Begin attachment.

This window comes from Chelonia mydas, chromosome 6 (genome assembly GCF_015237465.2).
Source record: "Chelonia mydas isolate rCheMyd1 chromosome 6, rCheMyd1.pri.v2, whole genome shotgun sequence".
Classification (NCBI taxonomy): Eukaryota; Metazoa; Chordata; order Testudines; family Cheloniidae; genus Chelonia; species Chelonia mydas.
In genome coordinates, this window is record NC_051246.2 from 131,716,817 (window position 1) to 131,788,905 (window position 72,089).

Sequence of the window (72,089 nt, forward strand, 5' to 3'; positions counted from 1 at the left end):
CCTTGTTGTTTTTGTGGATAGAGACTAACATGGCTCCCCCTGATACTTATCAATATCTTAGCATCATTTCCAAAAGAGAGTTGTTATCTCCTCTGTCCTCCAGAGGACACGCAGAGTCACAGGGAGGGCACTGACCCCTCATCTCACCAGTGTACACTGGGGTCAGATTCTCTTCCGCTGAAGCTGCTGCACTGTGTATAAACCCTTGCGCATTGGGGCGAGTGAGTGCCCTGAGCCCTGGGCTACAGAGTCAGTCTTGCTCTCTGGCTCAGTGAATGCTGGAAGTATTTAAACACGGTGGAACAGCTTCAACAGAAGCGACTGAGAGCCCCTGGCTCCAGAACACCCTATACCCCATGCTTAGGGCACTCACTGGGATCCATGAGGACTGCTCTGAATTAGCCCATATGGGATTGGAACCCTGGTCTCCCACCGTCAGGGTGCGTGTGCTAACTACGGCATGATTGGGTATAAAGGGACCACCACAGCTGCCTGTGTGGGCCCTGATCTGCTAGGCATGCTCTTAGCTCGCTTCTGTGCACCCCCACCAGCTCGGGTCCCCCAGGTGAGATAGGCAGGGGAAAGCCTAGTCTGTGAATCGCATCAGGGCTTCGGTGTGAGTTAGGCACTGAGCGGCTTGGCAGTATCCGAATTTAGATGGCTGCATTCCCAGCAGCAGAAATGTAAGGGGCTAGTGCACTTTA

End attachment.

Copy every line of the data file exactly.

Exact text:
This window comes from Chelonia mydas, chromosome 6 (genome assembly GCF_015237465.2).
Source record: "Chelonia mydas isolate rCheMyd1 chromosome 6, rCheMyd1.pri.v2, whole genome shotgun sequence".
Classification (NCBI taxonomy): Eukaryota; Metazoa; Chordata; order Testudines; family Cheloniidae; genus Chelonia; species Chelonia mydas.
In genome coordinates, this window is record NC_051246.2 from 131,716,817 (window position 1) to 131,788,905 (window position 72,089).

Sequence of the window (72,089 nt, forward strand, 5' to 3'; positions counted from 1 at the left end):
CCTTGTTGTTTTTGTGGATAGAGACTAACATGGCTCCCCCTGATACTTATCAATATCTTAGCATCATTTCCAAAAGAGAGTTGTTATCTCCTCTGTCCTCCAGAGGACACGCAGAGTCACAGGGAGGGCACTGACCCCTCATCTCACCAGTGTACACTGGGGTCAGATTCTCTTCCGCTGAAGCTGCTGCACTGTGTATAAACCCTTGCGCATTGGGGCGAGTGAGTGCCCTGAGCCCTGGGCTACAGAGTCAGTCTTGCTCTCTGGCTCAGTGAATGCTGGAAGTATTTAAACACGGTGGAACAGCTTCAACAGAAGCGACTGAGAGCCCCTGGCTCCAGAACACCCTATACCCCATGCTTAGGGCACTCACTGGGATCCATGAGGACTGCTCTGAATTAGCCCATATGGGATTGGAACCCTGGTCTCCCACCGTCAGGGTGCGTGTGCTAACTACGGCATGATTGGGTATAAAGGGACCACCACAGCTGCCTGTGTGGGCCCTGATCTGCTAGGCATGCTCTTAGCTCGCTTCTGTGCACCCCCACCAGCTCGGGTCCCCCAGGTGAGATAGGCAGGGGAAAGCCTAGTCTGTGAATCGCATCAGGGCTTCGGTGTGAGTTAGGCACTGAGCGGCTTGGCAGTATCCGAATTTAGATGGCTGCATTCCCAGCAGCAGAAATGTAAGGGGCTAGTGCACTTTA